The ‘Better Call Saul’ Lie Detector Test: The Gang Is All Here

The Better Call Saul Lie Detector Test is a weekly recap of the major events of the final season, separated out by their apparent truthfulness at the time. This is not one of those recaps that gets into granular detail about things. It will miss the occasional callback or foreshadowing. But it will be fun. Sometimes, that’s what’s important.

Season 6, Episode 11: “Breaking Bad”


Gene is doing great


Let’s check in with Ol’ Gene. He is:

— Freaking out and smashing pay phones and maybe in a financial bind because all of his New Mexico money laundering/stashing operations — various nail salons and laser tag centers and organizations with very legitimate-sounding names like Tigerfish — have been seized by and/or surrendered to the authorities, leaving him in the kind of crunch that a Cinnabon salary does not offset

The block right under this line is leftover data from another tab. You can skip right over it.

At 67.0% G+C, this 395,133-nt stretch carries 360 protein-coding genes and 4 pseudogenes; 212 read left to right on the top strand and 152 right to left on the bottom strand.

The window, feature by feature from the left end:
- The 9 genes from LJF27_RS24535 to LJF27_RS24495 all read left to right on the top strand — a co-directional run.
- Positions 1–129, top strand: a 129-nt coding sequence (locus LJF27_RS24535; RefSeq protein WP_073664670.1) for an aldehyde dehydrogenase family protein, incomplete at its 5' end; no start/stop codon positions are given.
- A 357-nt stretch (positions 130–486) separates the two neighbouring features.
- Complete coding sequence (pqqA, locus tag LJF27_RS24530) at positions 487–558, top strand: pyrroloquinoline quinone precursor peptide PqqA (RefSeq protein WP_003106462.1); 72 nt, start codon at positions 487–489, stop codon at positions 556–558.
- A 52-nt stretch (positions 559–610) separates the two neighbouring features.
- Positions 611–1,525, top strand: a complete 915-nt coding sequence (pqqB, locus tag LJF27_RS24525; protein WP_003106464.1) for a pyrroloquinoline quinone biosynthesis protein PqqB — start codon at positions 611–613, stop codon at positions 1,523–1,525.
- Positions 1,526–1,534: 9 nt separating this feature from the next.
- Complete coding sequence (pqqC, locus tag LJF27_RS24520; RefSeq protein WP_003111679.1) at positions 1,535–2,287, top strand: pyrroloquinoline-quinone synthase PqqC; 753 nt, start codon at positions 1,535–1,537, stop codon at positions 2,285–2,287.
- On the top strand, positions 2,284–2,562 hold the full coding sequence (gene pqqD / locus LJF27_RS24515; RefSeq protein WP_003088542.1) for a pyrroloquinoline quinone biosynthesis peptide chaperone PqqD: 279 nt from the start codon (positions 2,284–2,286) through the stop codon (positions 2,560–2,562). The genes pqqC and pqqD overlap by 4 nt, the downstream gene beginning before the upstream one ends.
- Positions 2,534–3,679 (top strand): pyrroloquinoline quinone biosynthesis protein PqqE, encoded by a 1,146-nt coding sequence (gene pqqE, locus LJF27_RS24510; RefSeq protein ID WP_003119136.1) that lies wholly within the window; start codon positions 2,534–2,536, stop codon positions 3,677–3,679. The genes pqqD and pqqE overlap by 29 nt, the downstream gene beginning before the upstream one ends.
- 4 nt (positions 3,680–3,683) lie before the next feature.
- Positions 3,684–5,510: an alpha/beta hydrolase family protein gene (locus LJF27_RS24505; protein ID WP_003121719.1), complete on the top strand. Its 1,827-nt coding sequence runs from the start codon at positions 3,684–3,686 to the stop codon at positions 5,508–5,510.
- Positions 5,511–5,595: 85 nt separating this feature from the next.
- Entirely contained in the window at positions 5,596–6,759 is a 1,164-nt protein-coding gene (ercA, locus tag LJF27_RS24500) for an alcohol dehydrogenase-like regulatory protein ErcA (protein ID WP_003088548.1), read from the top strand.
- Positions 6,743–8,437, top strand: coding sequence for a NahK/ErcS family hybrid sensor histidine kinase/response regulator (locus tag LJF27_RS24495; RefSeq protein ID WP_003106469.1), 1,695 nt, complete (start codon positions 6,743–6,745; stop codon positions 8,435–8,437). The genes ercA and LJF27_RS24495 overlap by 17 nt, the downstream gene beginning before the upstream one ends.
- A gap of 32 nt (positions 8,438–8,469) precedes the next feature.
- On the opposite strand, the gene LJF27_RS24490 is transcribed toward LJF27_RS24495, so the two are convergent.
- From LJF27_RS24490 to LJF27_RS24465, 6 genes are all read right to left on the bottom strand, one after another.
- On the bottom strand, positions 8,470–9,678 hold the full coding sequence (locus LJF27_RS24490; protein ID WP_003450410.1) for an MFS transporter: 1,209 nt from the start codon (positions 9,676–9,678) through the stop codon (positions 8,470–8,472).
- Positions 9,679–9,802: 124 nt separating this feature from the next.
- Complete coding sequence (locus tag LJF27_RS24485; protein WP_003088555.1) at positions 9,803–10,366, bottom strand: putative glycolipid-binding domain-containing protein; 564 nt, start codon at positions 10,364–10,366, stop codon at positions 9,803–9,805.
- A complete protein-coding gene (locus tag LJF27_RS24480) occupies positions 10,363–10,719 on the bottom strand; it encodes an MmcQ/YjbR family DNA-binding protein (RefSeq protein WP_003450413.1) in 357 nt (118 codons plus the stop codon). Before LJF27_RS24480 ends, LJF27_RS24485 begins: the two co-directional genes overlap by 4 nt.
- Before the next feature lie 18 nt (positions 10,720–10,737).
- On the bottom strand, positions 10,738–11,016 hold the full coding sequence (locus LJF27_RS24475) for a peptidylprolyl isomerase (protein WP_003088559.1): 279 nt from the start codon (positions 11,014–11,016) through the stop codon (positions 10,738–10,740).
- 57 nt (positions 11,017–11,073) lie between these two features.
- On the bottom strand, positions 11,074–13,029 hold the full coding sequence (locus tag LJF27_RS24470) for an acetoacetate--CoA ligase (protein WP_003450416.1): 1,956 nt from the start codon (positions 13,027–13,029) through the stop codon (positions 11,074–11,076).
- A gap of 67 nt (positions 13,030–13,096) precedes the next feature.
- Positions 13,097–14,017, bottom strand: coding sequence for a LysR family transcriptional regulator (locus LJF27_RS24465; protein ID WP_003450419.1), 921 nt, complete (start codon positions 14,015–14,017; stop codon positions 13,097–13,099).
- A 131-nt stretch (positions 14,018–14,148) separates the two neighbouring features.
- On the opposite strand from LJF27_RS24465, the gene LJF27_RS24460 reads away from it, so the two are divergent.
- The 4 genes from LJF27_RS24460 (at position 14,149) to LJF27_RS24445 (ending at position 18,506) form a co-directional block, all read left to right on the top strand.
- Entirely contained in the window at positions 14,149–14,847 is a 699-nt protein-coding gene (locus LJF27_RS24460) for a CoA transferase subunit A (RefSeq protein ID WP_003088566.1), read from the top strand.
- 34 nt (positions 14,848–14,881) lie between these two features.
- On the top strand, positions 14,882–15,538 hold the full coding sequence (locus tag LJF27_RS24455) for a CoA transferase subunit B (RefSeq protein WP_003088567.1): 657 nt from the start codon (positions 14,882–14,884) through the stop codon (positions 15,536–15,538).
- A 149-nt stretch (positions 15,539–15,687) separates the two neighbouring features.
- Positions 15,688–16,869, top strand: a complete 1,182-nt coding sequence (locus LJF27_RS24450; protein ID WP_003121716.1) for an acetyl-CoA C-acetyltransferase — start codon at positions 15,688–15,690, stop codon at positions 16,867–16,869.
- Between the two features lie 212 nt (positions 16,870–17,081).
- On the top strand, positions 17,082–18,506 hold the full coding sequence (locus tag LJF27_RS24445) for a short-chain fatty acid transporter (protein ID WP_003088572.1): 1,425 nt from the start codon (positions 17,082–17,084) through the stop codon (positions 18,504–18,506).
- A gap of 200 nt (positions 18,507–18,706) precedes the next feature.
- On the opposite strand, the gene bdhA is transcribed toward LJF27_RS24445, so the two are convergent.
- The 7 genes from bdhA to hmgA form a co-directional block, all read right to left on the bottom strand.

— Attempting to alleviate the aforementioned money crunch (and fill the bottomless pit in his soul) by operating a semi-sophisticated identity theft ring that involves liquor-siphoning bladders hidden under his clothes and barbiturate-laced bottles of water and collaboration with a pair of doofuses he vowed to be done with as recently as the end of last week’s episode

— Apparently so greedy or so far gone morally or still carrying so much rage at Walter White (“a guy with cancer can’t be an asshole?”) or all of it that he’s insisting on following through with the grift on the cancer patient even though one of his accomplices bailed and stripped the tape off the door and the only way in involves smashing a window and throwing out all the disciplined caution of the whole plan in favor of reckless desperation, which rarely works out for anyone